Tale of Two Beaches

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Figure 1 : Modeled wave shadows for a South swell. Wave heights are low (blue) in the lee of each island.
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Figure 2 : Model peak daily swell (wave periods of 12-20s) height (upper) and period (lower) in 10m depth at Torrey Pines and San Onofre.
Seasonal fluctuations in sand level at Torrey Pines are more than twice as large as at San Onofre. SCBPS scientists are exploring if the differences in seasonal sand level changes are related to differences in the wave climate.

Long-period ocean swell in Southern California comes from distant storms. In our summer (May -Oct), waves commonly arrive from the Southern Hemisphere, the location of the most energetic Pacific storms. In our winter, our waves are often generated to the North, in the Gulf of Alaska.

South and North swells are both actually present year-round, with south dominant in summer-fall, and North predominant during winter-spring.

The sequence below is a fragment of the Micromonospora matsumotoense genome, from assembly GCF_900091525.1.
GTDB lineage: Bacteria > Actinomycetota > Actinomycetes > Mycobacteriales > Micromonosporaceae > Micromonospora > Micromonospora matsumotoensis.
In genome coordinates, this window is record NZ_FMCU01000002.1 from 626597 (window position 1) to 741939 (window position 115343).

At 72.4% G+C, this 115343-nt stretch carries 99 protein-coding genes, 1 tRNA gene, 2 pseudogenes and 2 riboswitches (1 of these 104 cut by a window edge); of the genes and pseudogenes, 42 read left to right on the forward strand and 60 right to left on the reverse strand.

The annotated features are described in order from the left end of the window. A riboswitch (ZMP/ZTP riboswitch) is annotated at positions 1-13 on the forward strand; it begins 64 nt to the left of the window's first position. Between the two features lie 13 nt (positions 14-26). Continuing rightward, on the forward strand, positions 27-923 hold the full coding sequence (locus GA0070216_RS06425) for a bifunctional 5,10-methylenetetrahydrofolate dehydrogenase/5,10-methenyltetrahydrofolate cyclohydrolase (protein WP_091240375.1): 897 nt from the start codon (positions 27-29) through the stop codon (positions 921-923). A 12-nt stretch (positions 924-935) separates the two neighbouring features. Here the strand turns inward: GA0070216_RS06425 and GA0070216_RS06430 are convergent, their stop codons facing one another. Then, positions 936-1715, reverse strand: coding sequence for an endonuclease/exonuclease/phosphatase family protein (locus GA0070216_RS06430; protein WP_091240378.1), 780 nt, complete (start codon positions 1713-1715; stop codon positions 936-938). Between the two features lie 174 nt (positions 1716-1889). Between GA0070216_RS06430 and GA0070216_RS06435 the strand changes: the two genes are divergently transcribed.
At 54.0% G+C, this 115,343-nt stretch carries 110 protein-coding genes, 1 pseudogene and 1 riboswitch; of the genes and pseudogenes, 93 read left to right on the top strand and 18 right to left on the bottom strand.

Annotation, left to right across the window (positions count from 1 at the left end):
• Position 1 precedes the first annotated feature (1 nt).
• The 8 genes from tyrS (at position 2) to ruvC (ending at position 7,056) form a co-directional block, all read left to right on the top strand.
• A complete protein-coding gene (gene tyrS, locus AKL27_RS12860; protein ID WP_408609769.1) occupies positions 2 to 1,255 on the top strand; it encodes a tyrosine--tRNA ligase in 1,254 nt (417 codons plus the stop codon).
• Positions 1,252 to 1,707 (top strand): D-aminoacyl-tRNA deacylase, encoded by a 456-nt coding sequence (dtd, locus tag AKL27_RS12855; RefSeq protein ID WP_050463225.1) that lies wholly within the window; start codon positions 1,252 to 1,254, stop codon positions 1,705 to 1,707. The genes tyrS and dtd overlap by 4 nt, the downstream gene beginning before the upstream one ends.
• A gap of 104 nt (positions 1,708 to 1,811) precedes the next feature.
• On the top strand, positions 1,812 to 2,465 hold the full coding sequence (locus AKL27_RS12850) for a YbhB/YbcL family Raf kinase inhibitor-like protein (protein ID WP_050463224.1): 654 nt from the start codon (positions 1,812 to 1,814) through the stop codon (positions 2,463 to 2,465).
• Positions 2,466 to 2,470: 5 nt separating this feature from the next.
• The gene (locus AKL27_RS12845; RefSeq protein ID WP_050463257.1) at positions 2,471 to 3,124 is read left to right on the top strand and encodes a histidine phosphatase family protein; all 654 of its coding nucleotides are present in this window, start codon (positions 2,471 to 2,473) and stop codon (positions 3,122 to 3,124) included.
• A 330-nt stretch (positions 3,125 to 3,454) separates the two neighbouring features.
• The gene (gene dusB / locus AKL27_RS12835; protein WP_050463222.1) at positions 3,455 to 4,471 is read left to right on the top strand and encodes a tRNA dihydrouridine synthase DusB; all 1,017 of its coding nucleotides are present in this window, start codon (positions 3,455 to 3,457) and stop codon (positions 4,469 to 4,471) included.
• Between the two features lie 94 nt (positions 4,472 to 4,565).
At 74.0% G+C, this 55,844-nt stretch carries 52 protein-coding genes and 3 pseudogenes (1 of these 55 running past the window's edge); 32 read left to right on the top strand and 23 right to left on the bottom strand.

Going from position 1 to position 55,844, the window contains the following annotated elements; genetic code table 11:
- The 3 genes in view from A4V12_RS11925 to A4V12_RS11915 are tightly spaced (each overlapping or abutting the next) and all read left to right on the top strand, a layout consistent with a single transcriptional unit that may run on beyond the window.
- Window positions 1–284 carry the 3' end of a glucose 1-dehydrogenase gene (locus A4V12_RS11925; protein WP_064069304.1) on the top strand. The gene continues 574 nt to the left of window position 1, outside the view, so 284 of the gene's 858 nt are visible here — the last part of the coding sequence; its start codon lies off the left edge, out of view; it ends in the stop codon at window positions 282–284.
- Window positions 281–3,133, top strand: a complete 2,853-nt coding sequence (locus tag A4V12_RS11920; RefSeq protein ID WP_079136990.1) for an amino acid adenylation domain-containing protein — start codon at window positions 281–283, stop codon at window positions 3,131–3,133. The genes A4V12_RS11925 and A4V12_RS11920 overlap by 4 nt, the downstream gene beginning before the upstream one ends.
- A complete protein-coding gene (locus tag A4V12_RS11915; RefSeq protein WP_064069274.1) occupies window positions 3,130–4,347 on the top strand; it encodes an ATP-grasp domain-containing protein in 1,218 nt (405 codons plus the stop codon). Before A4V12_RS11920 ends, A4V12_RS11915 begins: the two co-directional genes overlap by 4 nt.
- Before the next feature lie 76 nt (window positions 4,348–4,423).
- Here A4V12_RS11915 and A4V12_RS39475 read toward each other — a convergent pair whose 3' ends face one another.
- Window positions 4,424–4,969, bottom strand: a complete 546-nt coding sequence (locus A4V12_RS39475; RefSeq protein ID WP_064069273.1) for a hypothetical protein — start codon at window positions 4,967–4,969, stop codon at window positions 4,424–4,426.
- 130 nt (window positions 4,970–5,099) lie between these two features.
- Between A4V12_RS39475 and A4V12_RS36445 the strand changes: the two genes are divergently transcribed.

Torrey Pines is sheltered from southern swell by Pt La Jolla, whereas San Onofre is exposed (San Onofre is located between Dana Point and Oceanside in Figure 1). Therefore, during summer (May -Oct) wave heights are larger and average periods longer at San Onofre than at Torrey Pines (Figure 2). The pattern is reversed during winter (Nov-April), and wave heights are slightly larger at Torrey Pines.

Perhaps seasonal changes in sand level are smaller at San Onofre because seasonal variations in wave height are smaller than at Torrey Pines. That is, the beach building that occurs during prolonged summer periods of low waves at Torrey Pines does not occur at San Onofre. Differences in sand types could also be important (San Onofre beach has many cobbles).

 

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